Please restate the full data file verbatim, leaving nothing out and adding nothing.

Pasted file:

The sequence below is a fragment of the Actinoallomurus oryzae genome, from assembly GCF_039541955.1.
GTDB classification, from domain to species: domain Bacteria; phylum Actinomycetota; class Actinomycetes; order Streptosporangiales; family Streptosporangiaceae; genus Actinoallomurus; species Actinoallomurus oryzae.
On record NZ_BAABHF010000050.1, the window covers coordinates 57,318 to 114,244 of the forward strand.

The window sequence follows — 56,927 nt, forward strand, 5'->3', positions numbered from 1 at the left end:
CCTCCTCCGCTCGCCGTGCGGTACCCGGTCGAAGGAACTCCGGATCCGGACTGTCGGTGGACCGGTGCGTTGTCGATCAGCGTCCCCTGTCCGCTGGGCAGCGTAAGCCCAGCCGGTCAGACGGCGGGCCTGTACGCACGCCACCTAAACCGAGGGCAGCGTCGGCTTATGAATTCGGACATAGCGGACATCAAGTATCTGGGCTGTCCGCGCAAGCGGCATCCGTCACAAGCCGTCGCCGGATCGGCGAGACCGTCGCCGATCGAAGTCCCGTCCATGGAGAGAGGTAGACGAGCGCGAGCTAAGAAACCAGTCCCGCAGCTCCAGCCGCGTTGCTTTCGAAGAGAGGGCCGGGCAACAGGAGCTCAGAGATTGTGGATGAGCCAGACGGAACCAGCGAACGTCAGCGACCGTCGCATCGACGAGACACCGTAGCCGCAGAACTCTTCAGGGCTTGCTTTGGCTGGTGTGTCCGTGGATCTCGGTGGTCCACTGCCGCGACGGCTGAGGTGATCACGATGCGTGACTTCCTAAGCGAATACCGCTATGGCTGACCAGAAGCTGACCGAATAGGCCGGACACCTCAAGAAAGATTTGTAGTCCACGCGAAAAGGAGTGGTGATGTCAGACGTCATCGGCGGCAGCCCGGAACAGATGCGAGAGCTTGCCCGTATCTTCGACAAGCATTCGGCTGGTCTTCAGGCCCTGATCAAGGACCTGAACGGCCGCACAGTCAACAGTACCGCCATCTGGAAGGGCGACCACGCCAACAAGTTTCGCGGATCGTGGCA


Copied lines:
The sequence below is a fragment of the Actinoallomurus oryzae genome, from assembly GCF_039541955.1.
GTDB classification, from domain to species: domain Bacteria; phylum Actinomycetota; class Actinomycetes; order Streptosporangiales; family Streptosporangiaceae; genus Actinoallomurus; species Actinoallomurus oryzae.
On record NZ_BAABHF010000050.1, the window covers coordinates 57,318 to 114,244 of the forward strand.

The window sequence follows — 56,927 nt, forward strand, 5'->3', positions numbered from 1 at the left end:
CCTCCTCCGCTCGCCGTGCGGTACCCGGTCGAAGGAACTCCGGATCCGGACTGTCGGTGGACCGGTGCGTTGTCGATCAGCGTCCCCTGTCCGCTGGGCAGCGTAAGCCCAGCCGGTCAGACGGCGGGCCTGTACGCACGCCACCTAAACCGAGGGCAGCGTCGGCTTATGAATTCGGACATAGCGGACATCAAGTATCTGGGCTGTCCGCGCAAGCGGCATCCGTCACAAGCCGTCGCCGGATCGGCGAGACCGTCGCCGATCGAAGTCCCGTCCATGGAGAGAGGTAGACGAGCGCGAGCTAAGAAACCAGTCCCGCAGCTCCAGCCGCGTTGCTTTCGAAGAGAGGGCCGGGCAACAGGAGCTCAGAGATTGTGGATGAGCCAGACGGAACCAGCGAACGTCAGCGACCGTCGCATCGACGAGACACCGTAGCCGCAGAACTCTTCAGGGCTTGCTTTGGCTGGTGTGTCCGTGGATCTCGGTGGTCCACTGCCGCGACGGCTGAGGTGATCACGATGCGTGACTTCCTAAGCGAATACCGCTATGGCTGACCAGAAGCTGACCGAATAGGCCGGACACCTCAAGAAAGATTTGTAGTCCACGCGAAAAGGAGTGGTGATGTCAGACGTCATCGGCGGCAGCCCGGAACAGATGCGAGAGCTTGCCCGTATCTTCGACAAGCATTCGGCTGGTCTTCAGGCCCTGATCAAGGACCTGAACGGCCGCACAGTCAACAGTACCGCCATCTGGAAGGGCGACCACGCCAACAAGTTTCGCGGATCGTGGCA